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Fixed-Point Quantization

Module by: Douglas L. Jones. E-mail the author

Summary: Finite word lengths introduce quantization error in fixed-point systems. Truncation quantization causes a larger maximum error and a negative bias compared to rounding, but is easier to implement in hardware. Similarly, wraparound overflow is typically worse than saturation, but also requires more hardware.

The fractional BB-bit two's complement number representation evenly distributes 2B 2 B quantization levels between -1 -1 and 12(B1) 1 2 B 1 . The spacing between quantization levels is then 22B=2(B1) Δ B 2 2 B 2 B 1 Δ B Any signal value falling between two levels is assigned to one of the two levels.

X Q =Qx X Q Q x is our notation for quantization. e=Qxx e Q x x is then the quantization error.

One method of quantization is rounding, which assigns the signal value to the nearest level. The maximum error is thus Δ B 2=2B Δ B 2 2 B .

Figure 1
(a) (b)
Figure 1(a) (subfig1aFixed-PointQuant.png)Figure 1(b) (subfig1bFixed-PointQuant.png)

Another common scheme, which is often easier to implement in hardware, is truncation. Qx Q x assigns xx to the next lowest level.

Figure 2
(a) (b)
Figure 2(a) (subfig2aFixed-PointQuant.png)Figure 2(b) (subfig2bFixed-PointQuant.png)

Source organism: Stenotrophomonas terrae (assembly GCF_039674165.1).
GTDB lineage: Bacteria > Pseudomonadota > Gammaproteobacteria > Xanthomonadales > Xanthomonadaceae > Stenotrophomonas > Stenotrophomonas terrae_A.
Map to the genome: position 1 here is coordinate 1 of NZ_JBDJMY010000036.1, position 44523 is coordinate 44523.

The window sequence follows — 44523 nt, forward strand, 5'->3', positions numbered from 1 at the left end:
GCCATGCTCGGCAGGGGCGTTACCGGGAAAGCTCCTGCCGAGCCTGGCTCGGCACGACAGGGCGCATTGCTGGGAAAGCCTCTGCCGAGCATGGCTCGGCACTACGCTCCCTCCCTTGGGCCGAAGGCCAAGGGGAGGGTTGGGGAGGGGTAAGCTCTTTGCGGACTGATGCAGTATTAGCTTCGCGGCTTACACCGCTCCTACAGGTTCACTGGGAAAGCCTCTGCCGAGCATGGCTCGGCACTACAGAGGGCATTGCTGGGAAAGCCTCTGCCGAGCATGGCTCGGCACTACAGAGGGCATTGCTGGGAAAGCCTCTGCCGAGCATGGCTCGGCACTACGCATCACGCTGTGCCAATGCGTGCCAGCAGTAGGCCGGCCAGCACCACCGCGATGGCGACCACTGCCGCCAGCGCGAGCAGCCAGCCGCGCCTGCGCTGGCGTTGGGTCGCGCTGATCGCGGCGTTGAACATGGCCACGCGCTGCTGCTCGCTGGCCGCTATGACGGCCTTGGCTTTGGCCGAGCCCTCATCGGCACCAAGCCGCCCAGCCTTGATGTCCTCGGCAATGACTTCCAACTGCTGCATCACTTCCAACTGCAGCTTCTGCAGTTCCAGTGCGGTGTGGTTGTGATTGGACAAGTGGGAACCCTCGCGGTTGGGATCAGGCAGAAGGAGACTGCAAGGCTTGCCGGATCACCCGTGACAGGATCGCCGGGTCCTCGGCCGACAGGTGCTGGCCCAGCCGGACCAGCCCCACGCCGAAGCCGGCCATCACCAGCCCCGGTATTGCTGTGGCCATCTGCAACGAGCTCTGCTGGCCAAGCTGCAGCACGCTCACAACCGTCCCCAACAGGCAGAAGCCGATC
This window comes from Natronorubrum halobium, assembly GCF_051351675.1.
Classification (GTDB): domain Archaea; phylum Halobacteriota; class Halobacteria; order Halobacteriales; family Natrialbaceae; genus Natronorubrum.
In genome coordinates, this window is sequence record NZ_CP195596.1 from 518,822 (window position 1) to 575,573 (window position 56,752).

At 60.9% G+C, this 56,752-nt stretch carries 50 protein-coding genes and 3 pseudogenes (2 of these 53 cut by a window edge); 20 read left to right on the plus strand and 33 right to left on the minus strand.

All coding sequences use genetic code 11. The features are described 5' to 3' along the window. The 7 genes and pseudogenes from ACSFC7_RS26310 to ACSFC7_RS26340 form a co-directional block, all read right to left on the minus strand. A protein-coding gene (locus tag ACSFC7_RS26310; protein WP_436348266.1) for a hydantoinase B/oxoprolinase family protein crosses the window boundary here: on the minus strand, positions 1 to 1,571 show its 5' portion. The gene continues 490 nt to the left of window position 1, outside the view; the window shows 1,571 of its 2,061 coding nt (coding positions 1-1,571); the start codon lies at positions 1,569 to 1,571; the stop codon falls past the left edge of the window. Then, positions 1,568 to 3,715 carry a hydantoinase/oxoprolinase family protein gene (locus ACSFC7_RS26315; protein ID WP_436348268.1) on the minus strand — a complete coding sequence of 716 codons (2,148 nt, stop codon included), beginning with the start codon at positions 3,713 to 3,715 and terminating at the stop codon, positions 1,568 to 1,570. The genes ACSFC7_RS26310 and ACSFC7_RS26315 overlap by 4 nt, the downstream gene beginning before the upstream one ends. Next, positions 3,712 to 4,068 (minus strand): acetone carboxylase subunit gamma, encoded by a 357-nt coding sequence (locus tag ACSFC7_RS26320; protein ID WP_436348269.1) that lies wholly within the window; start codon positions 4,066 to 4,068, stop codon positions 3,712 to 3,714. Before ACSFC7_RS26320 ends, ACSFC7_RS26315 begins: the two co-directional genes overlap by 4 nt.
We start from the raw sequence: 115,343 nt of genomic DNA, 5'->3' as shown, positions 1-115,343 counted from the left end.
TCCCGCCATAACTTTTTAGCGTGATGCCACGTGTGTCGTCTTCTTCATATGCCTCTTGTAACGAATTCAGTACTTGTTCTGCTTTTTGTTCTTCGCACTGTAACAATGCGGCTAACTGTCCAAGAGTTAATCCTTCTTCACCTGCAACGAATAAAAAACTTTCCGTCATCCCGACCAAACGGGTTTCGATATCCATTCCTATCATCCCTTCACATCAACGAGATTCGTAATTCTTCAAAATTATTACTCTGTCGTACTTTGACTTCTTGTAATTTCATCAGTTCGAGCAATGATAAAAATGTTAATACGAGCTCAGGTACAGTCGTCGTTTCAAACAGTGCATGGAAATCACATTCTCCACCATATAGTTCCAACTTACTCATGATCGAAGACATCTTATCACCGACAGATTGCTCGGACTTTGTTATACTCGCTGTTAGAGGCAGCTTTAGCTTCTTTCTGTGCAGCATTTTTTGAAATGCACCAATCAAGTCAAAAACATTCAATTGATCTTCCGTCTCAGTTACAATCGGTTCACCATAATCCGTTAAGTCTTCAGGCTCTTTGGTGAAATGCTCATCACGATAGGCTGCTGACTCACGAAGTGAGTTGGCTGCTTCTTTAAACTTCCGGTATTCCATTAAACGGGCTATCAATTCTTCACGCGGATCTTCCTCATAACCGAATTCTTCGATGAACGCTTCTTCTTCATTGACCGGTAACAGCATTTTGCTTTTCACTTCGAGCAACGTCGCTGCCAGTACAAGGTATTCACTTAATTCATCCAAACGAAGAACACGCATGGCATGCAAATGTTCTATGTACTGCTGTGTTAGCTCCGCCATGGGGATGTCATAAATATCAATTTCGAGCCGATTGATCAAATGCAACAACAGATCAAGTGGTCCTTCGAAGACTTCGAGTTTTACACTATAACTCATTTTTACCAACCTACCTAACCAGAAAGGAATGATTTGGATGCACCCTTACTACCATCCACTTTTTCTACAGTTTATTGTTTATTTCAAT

The worst-case error with truncation is Δ=2(B1) Δ 2 B 1 , which is twice as large as with rounding. Also, the error is always negative, so on average it may have a non-zero mean (i.e., a bias component).

Overflow is the other problem. There are two common types: two's complement (or wraparound) overflow, or saturation overflow.

Figure 3
wraparoundsaturation
(a) (b)
wraparound (subfig3aFixed-PointQuant.png)saturation (subfig3bFixed-PointQuant.png)
Obviously, overflow errors are bad because they are typically large; two's complement (or wraparound) overflow introduces more error than saturation, but is easier to implement in hardware. It also has the advantage that if the sum of several numbers is between -1 1 -1 1 , the final answer will be correct even if intermediate sums overflow! However, wraparound overflow leaves IIR systems susceptible to zero-input large-scale limit cycles, as discussed in another module. As usual, there are many tradeoffs to evaluate, and no one right answer for all applications.

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